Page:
It’s a little past 6:45 in the morning when David Drake pulls his truck up the hill into Owen Park, on Madison’s near west side. The view from the top of the hill is surprisingly wooded — a restored prairie criss-crossed with snowy trails slopes down into a forest, which Drake says is a favorite haunt of the neighborhood turkeys. The only orienting landmarks are the UW Hospital towers to the east, which glint gold in the sunrise.
Drake is a wildlife extension specialist at UW-Madison, and he has spent the last five years trapping, tagging and mapping Madison’s red fox and coyote populations in order to better understand how those animals interact with each other, with humans and with their urban landscape.
This morning, Drake is checking the two traps he’s set around the park and baited with roadkill deer carcasses he collected himself.
“The anticipation is a little bit like Christmas morning,” he laughs. “Are we going to get what we wanted? There are lots of up and down emotions.”
Owen Park, he explains, is primarily coyote territory. By tracking the animals he’s tagged, he’s found that Madison’s coyotes spend most of their time in urban greenspaces like the UW-Madison Arboretum, the Lakeshore Nature Preserve and city parks. Red foxes stick to more developed landscapes, like residential communities, commercial districts and select spots on campus.
In rural environments, there is little territorial overlap between foxes and coyotes, and interactions between the two species are often violent. Coyotes, which are nearly three times larger than foxes, tend to displace or even kill them, according to Drake.
But Marcus Mueller, Drake’s former graduate student, recently published research that shows the separations between coyotes and foxes predicted by those rural models have begun to close across Madison’s urban landscape.
“It’s highly unusual compared to the rural model. The coyote is not being aggressive toward the fox and the fox does not seem vulnerable or scared of the coyote,” Drake said. “We think there’s a much higher abundance of food resources in the urban landscape than in the rural, and that’s what’s driving a lot of these animals to coexist.”
Urban canids share a similar diet to their country cousins, which is heavily made up of small rodents like mice and voles. But in urban settings, Drake said these opportunistic eaters will forage in trash bins and compost piles, or help themselves to dog and cat food left outside. On occasion, they will even prey on small house pets or raid backyard chicken coops.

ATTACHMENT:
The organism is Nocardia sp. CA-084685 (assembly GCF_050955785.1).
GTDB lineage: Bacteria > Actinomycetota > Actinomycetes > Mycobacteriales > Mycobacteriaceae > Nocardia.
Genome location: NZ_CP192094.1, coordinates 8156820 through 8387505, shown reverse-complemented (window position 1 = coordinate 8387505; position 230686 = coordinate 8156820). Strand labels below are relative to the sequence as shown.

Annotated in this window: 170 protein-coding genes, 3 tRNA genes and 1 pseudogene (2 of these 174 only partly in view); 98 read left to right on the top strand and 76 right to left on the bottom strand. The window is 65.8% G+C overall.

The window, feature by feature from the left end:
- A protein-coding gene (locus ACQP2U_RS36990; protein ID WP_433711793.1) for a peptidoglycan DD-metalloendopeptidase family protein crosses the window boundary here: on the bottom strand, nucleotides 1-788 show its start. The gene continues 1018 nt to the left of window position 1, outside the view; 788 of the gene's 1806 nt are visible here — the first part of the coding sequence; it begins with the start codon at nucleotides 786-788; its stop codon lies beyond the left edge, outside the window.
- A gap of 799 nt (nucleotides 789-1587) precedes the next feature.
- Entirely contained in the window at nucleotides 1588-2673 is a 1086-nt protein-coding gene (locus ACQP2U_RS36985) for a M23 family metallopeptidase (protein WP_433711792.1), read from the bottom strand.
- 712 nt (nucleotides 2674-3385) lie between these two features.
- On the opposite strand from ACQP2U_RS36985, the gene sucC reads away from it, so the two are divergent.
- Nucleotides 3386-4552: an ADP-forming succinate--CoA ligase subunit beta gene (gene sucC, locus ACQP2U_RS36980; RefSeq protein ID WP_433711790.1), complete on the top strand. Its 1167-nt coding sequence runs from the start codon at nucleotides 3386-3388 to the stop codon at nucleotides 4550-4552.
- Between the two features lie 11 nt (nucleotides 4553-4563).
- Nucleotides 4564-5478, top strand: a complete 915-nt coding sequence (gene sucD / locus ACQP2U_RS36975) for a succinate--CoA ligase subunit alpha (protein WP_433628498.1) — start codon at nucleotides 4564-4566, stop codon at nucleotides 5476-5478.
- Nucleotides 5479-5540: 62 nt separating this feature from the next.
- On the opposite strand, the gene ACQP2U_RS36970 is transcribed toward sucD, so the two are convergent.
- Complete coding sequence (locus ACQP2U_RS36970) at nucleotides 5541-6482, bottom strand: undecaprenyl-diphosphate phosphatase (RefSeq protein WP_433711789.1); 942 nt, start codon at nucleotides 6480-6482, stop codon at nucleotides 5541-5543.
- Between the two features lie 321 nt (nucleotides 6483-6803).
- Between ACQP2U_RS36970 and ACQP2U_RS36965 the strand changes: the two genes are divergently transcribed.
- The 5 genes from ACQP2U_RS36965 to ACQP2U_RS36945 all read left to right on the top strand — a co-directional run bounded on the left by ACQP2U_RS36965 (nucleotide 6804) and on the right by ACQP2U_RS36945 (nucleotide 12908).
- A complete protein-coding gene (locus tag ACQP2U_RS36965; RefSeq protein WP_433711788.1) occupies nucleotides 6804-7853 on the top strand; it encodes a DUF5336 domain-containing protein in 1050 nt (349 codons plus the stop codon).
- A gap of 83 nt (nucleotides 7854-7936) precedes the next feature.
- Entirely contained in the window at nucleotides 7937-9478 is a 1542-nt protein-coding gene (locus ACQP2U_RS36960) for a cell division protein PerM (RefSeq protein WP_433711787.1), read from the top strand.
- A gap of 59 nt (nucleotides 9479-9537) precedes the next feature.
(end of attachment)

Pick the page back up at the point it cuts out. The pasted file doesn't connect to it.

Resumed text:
“They take advantage of food resources available to them, they take advantage of space resources and they’re able to be flexible enough in their behavioral patterns that they can adapt to these changing urban landscapes,” Drake said.
Drake said that coyotes and foxes will be in Madison for perpetuity, and that humans will have to adjust their behavior on the shared landscape as well. Some of the human-canid conflict management solutions Drake suggests are not leaving trash or compost in accessible places and being vigilant with pets.
“Just because someone sees a coyote in their yard doesn't mean that that coyote's going to cause a problem. The vast majority of coyote interactions are benign. People may perceive them as scary, but rarely does anything ever happen,” he said.
Still, Drake thinks it’s important to establish a firm, proactive relationship between humans and urban canids.
“The best thing we can do to promote this positive coexistence is make sure that these animals fear human beings, so that when they see human beings, they’re going to move away from us and they’re not going to spend as much time around us,” he said. “If the animals aren't afraid of us, then they become bold and they come closer and closer to us, they spend more time around our residential communities, they’re more likely to attack your pet.”
The first trap Drake checks is empty, and the delicate snare is almost invisible in the tall grass. Drake is careful to never set his traps near trees or shrubs with thick branches, as doing so could harm the animals he catches. State law mandates that Drake check his traps every 24 hours, and since the animals he is looking for are most active at night, he and his current graduate student, Heather Sanders, make their rounds first thing in the morning.
When he does catch an animal, Drake will call veterinary students to help him make a health assessment.
“We’ve got a nice synergistic relationship. If we catch an animal, we can deal with it ourselves, but it’s much easier to have a vet student deal with it,” he said. “Plus, it gives them field experience working with large animals.”
Drake has several traps active at any given time, staggered across the city in parks, golf courses and even private backyards. In the five years he’s worked on this project, he estimates he’s set over 6,000 traps.
Drake also collects and maps reports of citizen canid sightings on his website, UW-Madison Urban Canid Project.
“We could not do this project if the public was not interested in what we are doing, and was not supportive of what we are doing and was not invested,” he said.
The second trap is empty as well, but Drake doesn’t seem that discouraged. Sanders is checking traps at a different park, and there are several more waiting at a local golf course. He and Sanders plan on installing another one in a private yard later on that afternoon as well.
Drake plans to continue his research for several more seasons and is working with Sanders to develop a new study to compare feeding habits between canid populations here in Madison and in rural Iowa County, an hour to the west.
Ultimately, Drake would like to shift his study entirely to urban red foxes, which he said is a relatively unknown research area.